# Simulated IRT Dataset Generator

## Dataset Generator

This script generates simulated datasets for Item Response Theory (IRT) analysis. IRT is a framework used in psychometrics for designing, analyzing, and scoring tests, questionnaires, and similar instruments measuring abilities, attitudes, or other variables (Embretson & Reise, 2000). The script specifically utilizes the 2-Parameter Logistic (2PL) model of IRT.

### IRT and the 2PL Model

Item Response Theory (IRT) represents a significant advancement in psychometrics, focusing on the relationship between individual abilities and test item characteristics. IRT posits that the probability of a correct response to a test item is a function of the person's ability relative to the item's properties.

The 2-Parameter Logistic (2PL) model, as developed by Birnbaum (1968), is a foundational model in IRT. It extends the Rasch model (Rasch, 1960), also known as the 1-Parameter Logistic Model (1PL), by introducing an item discrimination parameter. This parameter allows the model to capture how effectively an item can differentiate between individuals with varying levels of the trait being assessed. In the 2PL model, the probability of a correct response is influenced by both the difference between a person's ability and the item's difficulty, as well as the item's ability to discriminate between individuals of different ability levels.

Mathematically, the 2PL model is expressed as:

\[ P(\text{correct}) = \frac{1}{1 + e^{-a_i(\theta - b_i)}} \]where \( P(\text{correct}) \) is the probability of a correct response, \( \theta \) represents the individual's ability, \( a_i \) is the item's discrimination parameter, and \( b_i \) is the item's difficulty parameter.

In this generator, the 2PL model is operationalized to simulate datasets with varying item characteristics. Each item in the dataset is assigned a difficulty level and a discrimination parameter. This reflects real-world testing scenarios where some items are more informative than others in differentiating among individuals with different abilities. Such an approach facilitates a nuanced simulation of test data, providing a valuable tool for IRT-based research and analysis.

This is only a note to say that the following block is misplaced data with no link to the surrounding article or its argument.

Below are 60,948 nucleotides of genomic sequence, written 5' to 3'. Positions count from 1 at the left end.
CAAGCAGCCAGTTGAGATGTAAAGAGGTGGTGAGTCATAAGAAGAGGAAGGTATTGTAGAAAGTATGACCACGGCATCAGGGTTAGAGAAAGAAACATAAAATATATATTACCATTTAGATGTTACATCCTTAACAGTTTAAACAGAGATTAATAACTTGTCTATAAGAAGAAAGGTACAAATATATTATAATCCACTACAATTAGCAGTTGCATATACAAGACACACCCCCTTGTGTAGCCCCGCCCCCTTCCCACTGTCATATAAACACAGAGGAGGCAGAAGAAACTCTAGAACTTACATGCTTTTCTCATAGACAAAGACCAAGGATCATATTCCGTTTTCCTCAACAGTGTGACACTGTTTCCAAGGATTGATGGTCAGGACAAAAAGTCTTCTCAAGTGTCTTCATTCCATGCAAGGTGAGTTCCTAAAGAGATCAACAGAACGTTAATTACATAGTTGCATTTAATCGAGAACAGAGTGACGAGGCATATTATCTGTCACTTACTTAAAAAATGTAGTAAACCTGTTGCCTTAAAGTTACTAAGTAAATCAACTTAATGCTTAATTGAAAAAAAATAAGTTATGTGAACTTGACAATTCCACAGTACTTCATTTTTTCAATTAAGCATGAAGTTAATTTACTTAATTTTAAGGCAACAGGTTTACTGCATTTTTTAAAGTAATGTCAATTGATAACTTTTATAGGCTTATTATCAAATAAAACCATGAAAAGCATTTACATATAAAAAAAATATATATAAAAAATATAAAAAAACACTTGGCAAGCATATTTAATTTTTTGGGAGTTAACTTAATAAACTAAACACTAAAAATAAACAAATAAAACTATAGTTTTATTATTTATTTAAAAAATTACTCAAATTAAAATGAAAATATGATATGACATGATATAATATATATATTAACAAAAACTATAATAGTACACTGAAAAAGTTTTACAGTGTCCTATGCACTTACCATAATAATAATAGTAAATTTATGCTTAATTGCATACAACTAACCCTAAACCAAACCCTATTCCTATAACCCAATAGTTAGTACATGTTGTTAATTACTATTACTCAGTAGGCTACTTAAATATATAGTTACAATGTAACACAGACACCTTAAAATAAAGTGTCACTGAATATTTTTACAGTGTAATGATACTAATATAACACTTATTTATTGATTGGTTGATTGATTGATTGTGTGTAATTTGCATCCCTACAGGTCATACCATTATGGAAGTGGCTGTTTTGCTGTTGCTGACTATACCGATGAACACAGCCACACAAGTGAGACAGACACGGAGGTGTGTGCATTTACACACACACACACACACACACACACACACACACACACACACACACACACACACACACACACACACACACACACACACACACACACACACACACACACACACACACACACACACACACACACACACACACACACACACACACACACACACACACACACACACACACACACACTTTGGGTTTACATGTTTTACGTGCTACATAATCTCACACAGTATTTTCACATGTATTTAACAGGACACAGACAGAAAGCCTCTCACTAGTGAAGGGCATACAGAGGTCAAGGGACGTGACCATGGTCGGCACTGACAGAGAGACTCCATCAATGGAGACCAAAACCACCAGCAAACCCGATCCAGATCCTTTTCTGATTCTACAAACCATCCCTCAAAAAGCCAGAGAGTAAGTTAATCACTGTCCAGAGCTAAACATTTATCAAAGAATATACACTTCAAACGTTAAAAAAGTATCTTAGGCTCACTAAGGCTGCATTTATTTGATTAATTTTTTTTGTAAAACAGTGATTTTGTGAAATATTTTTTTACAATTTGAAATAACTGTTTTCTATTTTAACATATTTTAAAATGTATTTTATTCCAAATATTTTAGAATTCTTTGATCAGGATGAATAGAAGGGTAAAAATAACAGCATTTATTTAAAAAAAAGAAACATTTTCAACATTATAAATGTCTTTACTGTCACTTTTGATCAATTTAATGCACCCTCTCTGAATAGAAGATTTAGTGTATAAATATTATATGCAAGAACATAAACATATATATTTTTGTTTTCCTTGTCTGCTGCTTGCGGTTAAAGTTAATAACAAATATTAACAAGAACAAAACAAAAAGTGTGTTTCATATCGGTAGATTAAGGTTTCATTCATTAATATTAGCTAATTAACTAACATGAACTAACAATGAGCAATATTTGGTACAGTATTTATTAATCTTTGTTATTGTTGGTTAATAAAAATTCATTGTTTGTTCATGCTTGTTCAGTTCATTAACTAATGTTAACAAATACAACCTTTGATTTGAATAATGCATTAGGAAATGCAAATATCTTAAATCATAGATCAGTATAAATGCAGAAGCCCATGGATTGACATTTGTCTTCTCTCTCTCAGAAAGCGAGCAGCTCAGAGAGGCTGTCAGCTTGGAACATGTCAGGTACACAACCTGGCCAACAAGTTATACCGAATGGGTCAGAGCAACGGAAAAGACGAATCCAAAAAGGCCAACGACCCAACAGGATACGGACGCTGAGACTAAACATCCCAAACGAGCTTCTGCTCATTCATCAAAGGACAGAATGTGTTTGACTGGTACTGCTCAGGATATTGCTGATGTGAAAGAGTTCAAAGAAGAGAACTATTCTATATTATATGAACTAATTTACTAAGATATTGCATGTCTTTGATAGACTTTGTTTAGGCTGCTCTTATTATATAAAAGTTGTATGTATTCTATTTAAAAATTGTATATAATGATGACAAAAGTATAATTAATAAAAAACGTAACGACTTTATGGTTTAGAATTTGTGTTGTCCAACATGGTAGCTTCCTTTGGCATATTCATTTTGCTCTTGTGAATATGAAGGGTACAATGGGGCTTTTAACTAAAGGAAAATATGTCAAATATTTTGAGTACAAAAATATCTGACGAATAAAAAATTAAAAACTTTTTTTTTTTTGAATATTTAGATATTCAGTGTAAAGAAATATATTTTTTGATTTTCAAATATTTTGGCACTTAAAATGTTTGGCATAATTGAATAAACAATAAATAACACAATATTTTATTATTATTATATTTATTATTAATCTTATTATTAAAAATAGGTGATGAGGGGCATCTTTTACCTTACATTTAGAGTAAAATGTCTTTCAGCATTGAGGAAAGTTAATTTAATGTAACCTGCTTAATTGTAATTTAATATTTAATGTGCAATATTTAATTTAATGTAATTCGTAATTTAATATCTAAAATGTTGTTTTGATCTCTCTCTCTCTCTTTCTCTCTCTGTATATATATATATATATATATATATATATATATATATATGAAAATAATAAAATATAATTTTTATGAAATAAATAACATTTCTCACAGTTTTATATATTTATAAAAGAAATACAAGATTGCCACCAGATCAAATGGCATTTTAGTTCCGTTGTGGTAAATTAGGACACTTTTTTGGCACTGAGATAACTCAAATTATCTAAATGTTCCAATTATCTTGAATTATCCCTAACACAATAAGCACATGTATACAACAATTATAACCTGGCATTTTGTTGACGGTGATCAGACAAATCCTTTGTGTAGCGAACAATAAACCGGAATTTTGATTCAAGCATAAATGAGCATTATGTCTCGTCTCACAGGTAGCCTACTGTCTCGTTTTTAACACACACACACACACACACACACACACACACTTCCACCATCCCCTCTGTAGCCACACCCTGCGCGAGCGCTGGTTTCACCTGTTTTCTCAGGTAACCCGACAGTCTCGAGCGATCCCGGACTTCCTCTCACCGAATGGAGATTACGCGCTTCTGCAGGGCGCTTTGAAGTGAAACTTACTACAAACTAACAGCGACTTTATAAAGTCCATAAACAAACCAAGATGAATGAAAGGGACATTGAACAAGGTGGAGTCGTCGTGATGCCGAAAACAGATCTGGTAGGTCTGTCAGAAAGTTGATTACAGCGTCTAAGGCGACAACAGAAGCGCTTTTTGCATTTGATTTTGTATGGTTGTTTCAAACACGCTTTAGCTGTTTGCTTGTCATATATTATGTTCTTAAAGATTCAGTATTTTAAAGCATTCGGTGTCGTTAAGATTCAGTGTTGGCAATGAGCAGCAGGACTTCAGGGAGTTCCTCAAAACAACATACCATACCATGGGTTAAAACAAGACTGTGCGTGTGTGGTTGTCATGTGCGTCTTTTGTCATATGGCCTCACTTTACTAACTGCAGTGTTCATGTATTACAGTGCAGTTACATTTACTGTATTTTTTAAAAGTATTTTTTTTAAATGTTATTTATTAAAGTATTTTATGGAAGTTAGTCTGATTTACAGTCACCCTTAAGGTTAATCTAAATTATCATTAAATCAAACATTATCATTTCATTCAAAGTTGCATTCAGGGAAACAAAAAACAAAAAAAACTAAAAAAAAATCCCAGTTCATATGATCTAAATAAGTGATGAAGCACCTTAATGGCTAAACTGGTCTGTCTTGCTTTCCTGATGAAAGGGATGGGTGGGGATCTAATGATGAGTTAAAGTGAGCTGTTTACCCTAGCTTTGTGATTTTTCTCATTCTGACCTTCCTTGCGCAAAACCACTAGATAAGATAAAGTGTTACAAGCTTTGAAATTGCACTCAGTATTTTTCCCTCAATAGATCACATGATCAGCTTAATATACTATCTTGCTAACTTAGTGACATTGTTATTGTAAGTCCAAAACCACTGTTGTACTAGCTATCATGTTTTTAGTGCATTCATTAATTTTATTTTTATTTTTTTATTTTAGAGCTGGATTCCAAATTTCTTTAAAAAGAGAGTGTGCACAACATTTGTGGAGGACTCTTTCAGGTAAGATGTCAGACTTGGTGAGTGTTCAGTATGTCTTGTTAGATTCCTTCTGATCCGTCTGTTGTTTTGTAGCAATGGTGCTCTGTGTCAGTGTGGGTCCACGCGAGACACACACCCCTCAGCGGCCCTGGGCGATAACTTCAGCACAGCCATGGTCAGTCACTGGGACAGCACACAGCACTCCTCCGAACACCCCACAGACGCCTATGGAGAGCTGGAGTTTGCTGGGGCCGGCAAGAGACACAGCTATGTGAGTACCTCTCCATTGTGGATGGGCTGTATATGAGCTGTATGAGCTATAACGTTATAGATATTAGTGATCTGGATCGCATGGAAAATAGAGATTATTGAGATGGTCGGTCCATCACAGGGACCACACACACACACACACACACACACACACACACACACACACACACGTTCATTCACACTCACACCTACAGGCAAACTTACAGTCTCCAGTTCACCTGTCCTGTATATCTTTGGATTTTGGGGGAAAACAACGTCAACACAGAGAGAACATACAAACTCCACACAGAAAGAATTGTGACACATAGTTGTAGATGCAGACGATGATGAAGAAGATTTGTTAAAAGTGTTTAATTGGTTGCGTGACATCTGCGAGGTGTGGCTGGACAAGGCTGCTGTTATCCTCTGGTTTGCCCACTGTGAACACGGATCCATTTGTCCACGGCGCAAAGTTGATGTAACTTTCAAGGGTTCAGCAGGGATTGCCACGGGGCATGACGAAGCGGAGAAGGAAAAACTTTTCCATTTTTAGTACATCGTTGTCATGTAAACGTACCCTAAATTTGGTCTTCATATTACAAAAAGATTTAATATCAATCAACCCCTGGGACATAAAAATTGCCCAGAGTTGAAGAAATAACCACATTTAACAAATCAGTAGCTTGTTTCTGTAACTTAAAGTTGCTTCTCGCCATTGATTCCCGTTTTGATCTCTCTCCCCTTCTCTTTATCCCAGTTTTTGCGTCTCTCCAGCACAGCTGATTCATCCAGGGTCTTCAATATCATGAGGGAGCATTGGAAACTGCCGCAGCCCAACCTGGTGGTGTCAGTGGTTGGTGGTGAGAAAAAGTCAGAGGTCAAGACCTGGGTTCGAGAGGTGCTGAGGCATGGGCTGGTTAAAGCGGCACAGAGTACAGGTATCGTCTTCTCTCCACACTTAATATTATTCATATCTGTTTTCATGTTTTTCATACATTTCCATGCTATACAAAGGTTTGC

### Mathematical Formulas

The generator is based on several key mathematical formulas:

1. Item Difficulty Calculation:

\[ b_i = \mu_{b} + (R - 0.5) \times 2 \times \sigma_{b} \]where \( b_i \) is the difficulty of item \( i \), \( \mu_{b} \) is the mean difficulty, \( R \) is a random value from a uniform distribution, and \( \sigma_{b} \) is the standard deviation of difficulty.

2. Discrimination Sampling from Log-Normal Distribution:

\[ a_i = \exp\left(\ln(\mu_{a}) - 0.5 \times \ln\left(1 + \frac{\sigma_{a}^2}{\mu_{a}^2}\right) + Z \times \sqrt{\ln\left(1 + \frac{\sigma_{a}^2}{\mu_{a}^2}\right)}\right) \]where \( a_i \) is the discrimination of item \( i \), \( \mu_{a} \) is the mean discrimination, \( \sigma_{a} \) is the standard deviation of discrimination, and \( Z \) is a sample from a standard normal distribution.

3. Probability of Correct Response (IRT Model):

\[ P_i(\theta) = \frac{1}{1 + \exp(-1.702 \times a_i \times (\theta - b_i))} \]where \( P_i(\theta) \) is the probability of a correct response to item \( i \) by a subject with trait level \( \theta \), \( a_i \) is the item discrimination, and \( b_i \) is the item difficulty.

4. Subject Trait Level (Theta) Generation:

\[ \theta = Z \times \sigma_{\theta} + \mu_{\theta} \]where \( \theta \) is the trait level of a subject, \( Z \) is a sample from a standard normal distribution, \( \sigma_{\theta} \) is the standard deviation, and \( \mu_{\theta} \) is the mean for the trait level.

5. Score Generation for Polytomous Items (k Categories):

\[ \text{score} = \min\left(\sum_{m=1}^{k-1} \mathbf{1}\left[ U < \sum_{n=1}^{m} P_{i,n}(\theta) \right], k-1 \right) \]where \( \text{score} \) is the item score, \( \mathbf{1} \) is the indicator function, \( U \) is a random uniform variable, \( P_{i,n}(\theta) \) is the probability of scoring in category \( n \) for item \( i \) given \( \theta \), and \( k \) is the number of categories.

Note: The generator incorporates advanced methods for skewed distributions and plans for missing data handling in future versions.

## References

Baker, F. B. (2001). *The Basics of Item Response Theory*. ERIC Clearinghouse on Assessment and Evaluation.

Birnbaum, A. (1968). Some Latent Trait Models and Their Use in Inferring an Examinee's Ability. In F. M. Lord & M. R. Novick, *Statistical Theories of Mental Test Scores*. Addison-Wesley.

Embretson, S. E., & Reise, S. P. (2000). *Item Response Theory for Psychologists*. Lawrence Erlbaum Associates.

Rasch, G. (1960). *Studies in mathematical psychology: I. Probabilistic models for some intelligence and attainment tests*. Nielsen & Lydiche.